So that over striding is an adaptation to deal with that force to lean in the study. But again, if you're doing that with repetition because it's not the best way to use your muscles for running, then you can end up with injuries and overuse. When we talk about optimal running form, we want to talk about what it means to run with efficiency or run with good running economy.
Largely, it has to do with using our major movers, which is the bigger muscles in our body to do most of the motion, the more strain and stress you put on minor movers. So in the case of our legs, hamstrings, quadriceps as the major movers, those top big, meaty parts of your legs, minor movers go down into your calves, soleus, gastrocnemius.
And then even further down we go into the weaker points, shin muscles, all those muscles and ligaments and tendons that are together in your ankle to try to help stabilize you. The more we force extra work on those smaller muscles through, say, leaning too far in this case, in this particular video, the more likely we are to end up injured.
So it makes perfect sense that if you force somebody into this kind of maladaptive behavior by sticking a stick behind their head and trying to force them to go farther forward than they really need to be, then it would increase your injury risk.
So the big takeaway from this one really is pay attention to your posture. It is important. It's best if you can get somebody to guide you through it.
So if you'd like to be a case study for this channel, I have done running video analysis before. And so if you're you want to share your running videos, leave a comment down below. We'll get in touch. We'll go back and forth. And if you'll allow me to post you as a case study on on the channel, we'll do some video analysis.
But it's important to pay attention to your running form to know that you're using your major movers, that you're not over striding, that you're doing all these things to help prevent injuries, and that through spending time, training, running, strength training, recovery, that you'll get better, and that lean will kind of come naturally as you go faster.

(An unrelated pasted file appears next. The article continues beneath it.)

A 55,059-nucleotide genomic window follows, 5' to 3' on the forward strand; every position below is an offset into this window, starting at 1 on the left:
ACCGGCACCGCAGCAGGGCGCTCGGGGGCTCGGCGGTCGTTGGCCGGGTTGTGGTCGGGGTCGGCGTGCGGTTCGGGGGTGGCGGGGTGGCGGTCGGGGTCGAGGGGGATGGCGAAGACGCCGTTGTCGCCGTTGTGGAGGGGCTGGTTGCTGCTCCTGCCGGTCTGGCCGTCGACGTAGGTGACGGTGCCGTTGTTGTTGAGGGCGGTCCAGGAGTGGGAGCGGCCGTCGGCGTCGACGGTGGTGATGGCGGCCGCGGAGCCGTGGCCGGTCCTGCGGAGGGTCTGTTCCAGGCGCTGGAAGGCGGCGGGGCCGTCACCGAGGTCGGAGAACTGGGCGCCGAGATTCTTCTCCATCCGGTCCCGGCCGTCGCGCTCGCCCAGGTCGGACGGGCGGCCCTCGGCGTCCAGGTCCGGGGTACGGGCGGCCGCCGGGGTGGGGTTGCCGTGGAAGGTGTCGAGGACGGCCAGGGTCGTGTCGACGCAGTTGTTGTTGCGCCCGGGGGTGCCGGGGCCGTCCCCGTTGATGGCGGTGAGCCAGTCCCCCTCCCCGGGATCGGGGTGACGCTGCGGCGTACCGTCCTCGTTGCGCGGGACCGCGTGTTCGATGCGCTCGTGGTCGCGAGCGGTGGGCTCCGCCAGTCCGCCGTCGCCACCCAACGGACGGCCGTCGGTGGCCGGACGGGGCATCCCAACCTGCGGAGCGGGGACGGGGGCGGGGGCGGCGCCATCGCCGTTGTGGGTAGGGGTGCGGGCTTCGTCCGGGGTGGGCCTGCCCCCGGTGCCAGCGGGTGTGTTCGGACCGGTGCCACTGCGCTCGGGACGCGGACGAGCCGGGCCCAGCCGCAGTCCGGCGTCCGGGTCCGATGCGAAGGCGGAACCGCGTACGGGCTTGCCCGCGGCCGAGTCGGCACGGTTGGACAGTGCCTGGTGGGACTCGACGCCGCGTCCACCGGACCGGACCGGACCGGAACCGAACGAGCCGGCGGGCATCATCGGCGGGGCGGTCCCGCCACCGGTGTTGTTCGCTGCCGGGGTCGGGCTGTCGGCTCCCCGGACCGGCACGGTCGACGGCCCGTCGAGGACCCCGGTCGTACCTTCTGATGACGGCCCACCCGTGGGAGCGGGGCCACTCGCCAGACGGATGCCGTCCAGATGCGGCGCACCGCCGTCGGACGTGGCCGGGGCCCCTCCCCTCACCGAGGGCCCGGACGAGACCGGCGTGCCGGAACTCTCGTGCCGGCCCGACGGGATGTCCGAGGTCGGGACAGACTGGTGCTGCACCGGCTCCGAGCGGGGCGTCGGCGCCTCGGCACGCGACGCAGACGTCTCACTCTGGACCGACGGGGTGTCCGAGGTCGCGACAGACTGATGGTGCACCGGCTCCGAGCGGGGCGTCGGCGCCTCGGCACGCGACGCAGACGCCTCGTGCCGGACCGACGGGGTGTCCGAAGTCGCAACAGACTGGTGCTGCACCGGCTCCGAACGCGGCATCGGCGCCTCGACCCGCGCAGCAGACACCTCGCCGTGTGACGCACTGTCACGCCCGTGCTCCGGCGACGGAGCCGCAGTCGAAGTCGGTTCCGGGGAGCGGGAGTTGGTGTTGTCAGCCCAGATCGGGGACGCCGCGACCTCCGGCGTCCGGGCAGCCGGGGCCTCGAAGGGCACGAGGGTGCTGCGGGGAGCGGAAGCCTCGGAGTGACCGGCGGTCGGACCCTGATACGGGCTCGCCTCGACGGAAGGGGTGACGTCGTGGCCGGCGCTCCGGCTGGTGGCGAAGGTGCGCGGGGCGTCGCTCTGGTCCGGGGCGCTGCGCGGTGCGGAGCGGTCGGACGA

So you don't have to force it. You don't have to force yourself to go. Just go like a crazy amount forward. As a coach suggested to me one time, the basic way to figure this out is it's the point with which you have to catch yourself when you're standing.
So if you stand up, which I won't, because I can't with the angle of the camera, you stand up your straight forward, bring your arms up. You're just holding your arms, getting ready to go, and you begin to lean forward that point at which you have to take a step forward and grab yourself, that is where your lean is kind of maximally located.
And sometimes it's going to be a little bit more shallow and angle than that, depending on your speed. But that's a good way to get used to the feeling of just a very slight lean.
So do you have any questions for me about forward momentum posture? Do you want to do a running video analysis of yourself that you're willing to let me share here on the channel, whatever it is, leave them in the comments below, I'd love to help you out. If you want more episodes in the future, hit the subscribe button or check us out on Solpri.com/blog and I'll see you next time on the next episode of Runner's High.